Monticello Animal Hospital

1193 5th Street, SW
Charlottesville, VA 22902




Did you know that dental disease is the most common chronic disease seen in dogs and cats? 

Studies have shown that 75% of adult dogs and cats over the age of 5 have some degree of periodontal disease, which involves bone loss around tooth roots.  Unfortunately, dogs and cats RARELY tell us when they have significant dental pain.  We routinely find broken, infected, and painful teeth on annual physical exams when their caring, attentive owners have never seen signs of discomfort.  But we know for sure from our own human experiences that broken, infected, or loose teeth are ALWAYS painful.  Dogs and cats are just tough!  They don't complain, they are geared to survive and because dental disease is a chronic progressive disease, they just learn to live with chronic dental pain.

We examine your pets mouth and teeth during every physical exam, and our doctors will be sure to point out any significant dental concerns.

Dental Disease

Dental Cleaning

Do my pets really have to be put under anesthesia to clean their teeth or perform an extraction?

In a word, yes.  Because proper dental cleaning involves scaling tartar right at and above the gumline, as well as probing all teeth for any signs of gum recession or tooth root decay, your pet will need to be under anesthesia.  Additionally, a lot of water is used during cleaning and rinsing so they need a tube in their airway to protect them from getting contaminated water into their lungs which would lead to pneumonia.  Fortunately, anesthesia these days is very safe and as long as your pet is generally healthy, there is a minimal risk for anesthetic complications.  Even for those older pets with kidney or heart disease, we can tailor their anesthetic protocol to be as safe as possible so we can treat your pet's dental pain.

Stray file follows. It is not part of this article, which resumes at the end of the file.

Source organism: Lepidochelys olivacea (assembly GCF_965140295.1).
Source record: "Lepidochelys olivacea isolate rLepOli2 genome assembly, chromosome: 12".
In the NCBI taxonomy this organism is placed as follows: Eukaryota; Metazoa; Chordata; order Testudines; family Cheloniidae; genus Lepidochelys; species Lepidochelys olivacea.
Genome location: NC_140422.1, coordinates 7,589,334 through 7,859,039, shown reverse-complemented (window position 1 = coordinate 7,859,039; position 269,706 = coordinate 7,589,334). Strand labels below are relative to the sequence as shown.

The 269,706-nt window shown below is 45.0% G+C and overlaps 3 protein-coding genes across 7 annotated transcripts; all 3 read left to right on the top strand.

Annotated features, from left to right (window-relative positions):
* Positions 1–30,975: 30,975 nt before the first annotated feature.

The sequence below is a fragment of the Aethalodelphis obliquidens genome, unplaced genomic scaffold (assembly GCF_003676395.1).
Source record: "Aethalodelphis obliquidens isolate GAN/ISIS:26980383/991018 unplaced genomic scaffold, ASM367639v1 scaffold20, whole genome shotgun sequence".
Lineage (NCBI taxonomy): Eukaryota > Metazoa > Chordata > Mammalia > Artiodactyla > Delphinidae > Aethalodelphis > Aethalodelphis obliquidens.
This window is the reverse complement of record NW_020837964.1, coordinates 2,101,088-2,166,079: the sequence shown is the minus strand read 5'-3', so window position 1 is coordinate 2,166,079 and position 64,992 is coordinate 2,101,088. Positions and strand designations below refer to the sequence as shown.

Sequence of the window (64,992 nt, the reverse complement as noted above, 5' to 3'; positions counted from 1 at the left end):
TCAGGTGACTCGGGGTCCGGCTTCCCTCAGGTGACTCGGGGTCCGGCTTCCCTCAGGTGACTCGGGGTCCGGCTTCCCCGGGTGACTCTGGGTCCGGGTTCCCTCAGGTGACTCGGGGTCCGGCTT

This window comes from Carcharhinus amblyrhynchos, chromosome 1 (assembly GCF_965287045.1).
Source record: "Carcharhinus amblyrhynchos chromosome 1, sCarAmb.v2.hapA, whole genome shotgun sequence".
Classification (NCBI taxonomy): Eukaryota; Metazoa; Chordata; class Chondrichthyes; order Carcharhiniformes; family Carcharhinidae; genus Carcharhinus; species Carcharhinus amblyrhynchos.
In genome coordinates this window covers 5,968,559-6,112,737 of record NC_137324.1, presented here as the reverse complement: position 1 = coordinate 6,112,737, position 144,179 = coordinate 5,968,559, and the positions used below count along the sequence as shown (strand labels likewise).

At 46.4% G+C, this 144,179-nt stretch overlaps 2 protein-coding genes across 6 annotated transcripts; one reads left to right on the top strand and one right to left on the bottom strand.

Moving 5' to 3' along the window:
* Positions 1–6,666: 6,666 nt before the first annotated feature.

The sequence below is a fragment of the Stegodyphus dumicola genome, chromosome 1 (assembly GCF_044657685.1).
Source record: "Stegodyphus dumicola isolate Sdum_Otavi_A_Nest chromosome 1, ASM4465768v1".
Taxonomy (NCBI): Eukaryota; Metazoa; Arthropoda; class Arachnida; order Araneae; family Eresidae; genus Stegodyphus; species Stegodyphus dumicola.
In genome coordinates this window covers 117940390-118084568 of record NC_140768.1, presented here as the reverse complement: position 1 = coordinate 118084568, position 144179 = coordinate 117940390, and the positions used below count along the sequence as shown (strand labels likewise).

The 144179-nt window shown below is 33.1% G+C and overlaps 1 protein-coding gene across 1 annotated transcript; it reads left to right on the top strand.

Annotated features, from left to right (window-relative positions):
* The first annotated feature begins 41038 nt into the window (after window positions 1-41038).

Can my pet still eat if you have to pull any teeth?

Yes!  If your pet has a tooth (or many teeth) that needs to be extracted, she has probably been avoiding chewing with this tooth for quite sometime.  If she could talk, she would raise her paw and say "please get rid of that painful tooth!".  Dogs and cats who are just missing a few teeth can still eat dry food with no problem at all.  Pets who eventually are left with only a few or no teeth can survive happily with soft/canned foods.  Most importantly, they are finally comfortable and won't have chronic dental pain!